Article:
Since we were in search of a bit quieter place to spend New Year's Eve, we left Perinopolis and headed to the city of Goiana for the night figuring that if there was a midnight "festa" at least we might be able to find a hotel away from the noise. We couldn't have been more wrong. Early in the morning the sounds of explosions resounded off the walls and echoed throughout the city. Climbing out of bed to dare a peek out the window revealed a sight that looked like a scene of war. Flashes of light rose into the sky and smoke floated across the streets. A scene out the window of a Baghdad hotel at the outset of Desert Storm was the first thing that came to mind. At least here the explosions wouldn't do us any harm. Although something did knock out the electricity in the hotel for a few hours. It wasn't until well after midnight that the explosions finally subsided to just a few each hour and we were able to get to sleep.

New Year's Day was dead quiet, an ideal time to drive through this large city and head for the second colonial town, Goias. Unlike Perinopolis, Goias was absolutely the ideal picture of a tranquil small colonial town. Almost nothing was open and hardly a sole stirred. Just a few of us gawking tourists wandered around the empty streets looking for something to see and do. As usual the churches were open for visitation and, for a change, did not charge a fee for entry. The museums were closed, all two of them. Only a couple of shops and restaurants were operating. There wasn't much to do other than wandering, but the empty did at least provide a great opportunity to get street photos sans cars.

 

We headed for the great little Pousada Ipe for lunch and had one of the best and most unusual meals we'd found so far. The restaurant is found behind a wall on the patio of a small house surrounded by a beautiful tropical garden. Sunday brunch consists of an all-you-can eat buffet, a favorite concept in Brazil, with Goias specialties. Tasty pieces of chicken and beef marinated in rich sauces, rice, beans, potatoes, salads, and sweetened cashew fruit deserts were more than enough to fill the tummy beyond capacity.

 

Although, the meal did come with an odd surprise. A local fruit called a piki (phonetic spelling only) has to be eaten with extreme care. As I munched down I soon felt strange prickles in my mouth and on my fingers. This odd fruit is filled with small spines, sort of like the tuna of beavertail cactus of the desert except the spines are in the fruit rather than outside. Staff at the restaurant was well prepared for my reaction as they came rushing out with tweezers and alcohol in hand. Obviously this must happen a lot. I gave up on the idea of getting the thorns out. They were in my tongue, lips, upper pallet, and fingers. Too many, too difficult to see, and too hard to get at. They worked their out eventually. In the meantime, you can have the piki. We'll stick to fruit less dangerous to eat.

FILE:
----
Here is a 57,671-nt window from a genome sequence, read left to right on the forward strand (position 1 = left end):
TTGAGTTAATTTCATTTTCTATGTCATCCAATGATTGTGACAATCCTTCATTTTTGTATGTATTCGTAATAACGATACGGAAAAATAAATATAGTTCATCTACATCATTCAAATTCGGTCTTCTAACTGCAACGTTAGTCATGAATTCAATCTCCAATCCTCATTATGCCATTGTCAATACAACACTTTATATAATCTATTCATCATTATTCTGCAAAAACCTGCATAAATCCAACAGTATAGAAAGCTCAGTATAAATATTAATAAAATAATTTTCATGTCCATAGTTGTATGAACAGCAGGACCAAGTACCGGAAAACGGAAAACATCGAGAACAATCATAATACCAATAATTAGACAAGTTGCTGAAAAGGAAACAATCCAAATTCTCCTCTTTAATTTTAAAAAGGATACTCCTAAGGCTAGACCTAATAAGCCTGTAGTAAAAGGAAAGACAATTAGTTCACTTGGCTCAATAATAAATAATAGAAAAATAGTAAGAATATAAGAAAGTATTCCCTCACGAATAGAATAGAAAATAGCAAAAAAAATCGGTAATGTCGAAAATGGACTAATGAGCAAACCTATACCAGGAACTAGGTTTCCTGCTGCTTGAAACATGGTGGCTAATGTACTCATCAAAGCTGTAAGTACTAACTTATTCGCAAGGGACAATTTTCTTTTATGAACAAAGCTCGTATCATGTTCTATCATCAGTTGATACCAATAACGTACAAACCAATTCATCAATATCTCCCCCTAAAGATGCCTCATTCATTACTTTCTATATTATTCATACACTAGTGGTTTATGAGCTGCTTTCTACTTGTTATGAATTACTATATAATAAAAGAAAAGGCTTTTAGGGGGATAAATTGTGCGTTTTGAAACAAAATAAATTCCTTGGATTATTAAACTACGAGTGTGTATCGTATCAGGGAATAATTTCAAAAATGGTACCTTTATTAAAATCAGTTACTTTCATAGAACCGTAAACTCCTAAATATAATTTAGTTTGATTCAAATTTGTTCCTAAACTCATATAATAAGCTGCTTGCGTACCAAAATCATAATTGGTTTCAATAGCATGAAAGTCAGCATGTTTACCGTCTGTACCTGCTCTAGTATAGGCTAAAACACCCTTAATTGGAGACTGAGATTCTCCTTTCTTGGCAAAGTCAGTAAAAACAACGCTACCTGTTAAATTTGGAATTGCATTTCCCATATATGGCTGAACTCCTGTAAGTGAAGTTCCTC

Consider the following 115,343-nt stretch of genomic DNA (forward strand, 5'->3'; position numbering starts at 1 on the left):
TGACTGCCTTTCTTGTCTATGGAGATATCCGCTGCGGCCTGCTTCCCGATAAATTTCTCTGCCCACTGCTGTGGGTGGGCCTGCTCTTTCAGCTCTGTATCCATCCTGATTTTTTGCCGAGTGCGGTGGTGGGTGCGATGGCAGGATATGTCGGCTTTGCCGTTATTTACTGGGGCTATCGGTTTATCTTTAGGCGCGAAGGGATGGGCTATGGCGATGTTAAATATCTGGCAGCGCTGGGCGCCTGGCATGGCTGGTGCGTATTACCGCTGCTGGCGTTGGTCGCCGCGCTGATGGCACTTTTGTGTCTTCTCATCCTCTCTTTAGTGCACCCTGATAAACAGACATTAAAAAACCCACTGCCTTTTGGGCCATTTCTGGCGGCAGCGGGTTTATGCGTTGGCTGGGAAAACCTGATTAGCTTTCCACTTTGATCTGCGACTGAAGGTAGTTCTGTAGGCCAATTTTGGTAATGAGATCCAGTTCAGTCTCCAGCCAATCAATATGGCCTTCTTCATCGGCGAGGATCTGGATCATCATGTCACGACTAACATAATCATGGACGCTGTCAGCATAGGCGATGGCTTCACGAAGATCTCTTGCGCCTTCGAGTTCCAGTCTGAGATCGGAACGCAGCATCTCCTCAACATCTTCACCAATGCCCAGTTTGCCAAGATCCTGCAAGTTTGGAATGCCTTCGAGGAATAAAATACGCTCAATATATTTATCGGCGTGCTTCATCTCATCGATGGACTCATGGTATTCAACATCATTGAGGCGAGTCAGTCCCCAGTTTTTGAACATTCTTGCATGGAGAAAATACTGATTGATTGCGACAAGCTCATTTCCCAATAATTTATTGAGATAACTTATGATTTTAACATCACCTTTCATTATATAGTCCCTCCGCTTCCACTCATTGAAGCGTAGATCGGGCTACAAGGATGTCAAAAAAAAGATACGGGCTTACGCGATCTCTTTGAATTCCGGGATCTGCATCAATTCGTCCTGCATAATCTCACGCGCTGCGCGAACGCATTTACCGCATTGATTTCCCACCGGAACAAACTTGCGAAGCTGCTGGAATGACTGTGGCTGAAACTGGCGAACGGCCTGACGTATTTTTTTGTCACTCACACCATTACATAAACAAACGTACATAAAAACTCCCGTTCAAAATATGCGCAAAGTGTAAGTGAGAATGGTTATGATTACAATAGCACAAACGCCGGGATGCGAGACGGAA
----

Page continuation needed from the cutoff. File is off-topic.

Down the street we stopped in at the Dominican church, Igreja NS Rosario, and had a pleasant chat with one of the monastery acolytes who, as we discovered, found piki just as uncomfortable a fruit as we did. We just had to ask him about the strange speed signs we'd seen and passed all along the highway. Signs will warn "fiscalizacao electronico". Posted speed limits will suddenly drop from 110 kph to 60 or 40. Then on the sides of the roads are posts that display in flashing red numbers your speed.

 

In the US we've seen electronic speed indicators before, but these are just informative. There's no penalty for going too fast. We've also seen electronic traps for catching people running red lights. These do result in tickets if you're caught. But this was the first time we'd seen the same tactic used to give speeding fines.

 

At first we weren't sure what they did or whether there was any enforcement. However, we did notice that people tended to slow down well below the posted speed. So after a while we figured there must be some punishment for going too fast. Otherwise why would everyone slow down so well. After passing one 40-kph spot at 44 kph, we decided we'd better follow the lead of everyone else and slow down way more than required. But, what about that one 44 kph zone. We worried about it for weeks afterward wondering if sometime a traffic fine would magically appear on our credit card. We also finally noticed that there were some speed traps that did not indicate any speed. Speed traps incognito you may say. Did any of these catch us?

 

So we asked this fellow if there might be any flexibility in the speed. What happens if you go through a 40-kph zone at 41, 43, 45, 49? He told us that there is some flexibility. He knows people who've gone through at 45 and weren't caught. Also, we should know if we were ticketed, as there would be a bright flash as the photo is taken. That we did not recall happening. From that point on we were very careful about going super slow through these speed traps and just hoped we weren't caught in any of the previous. It seems the rental car agency should give folks some warning, as this was quite a novel thing for us to see.

 

January 2 - 5 Diamantina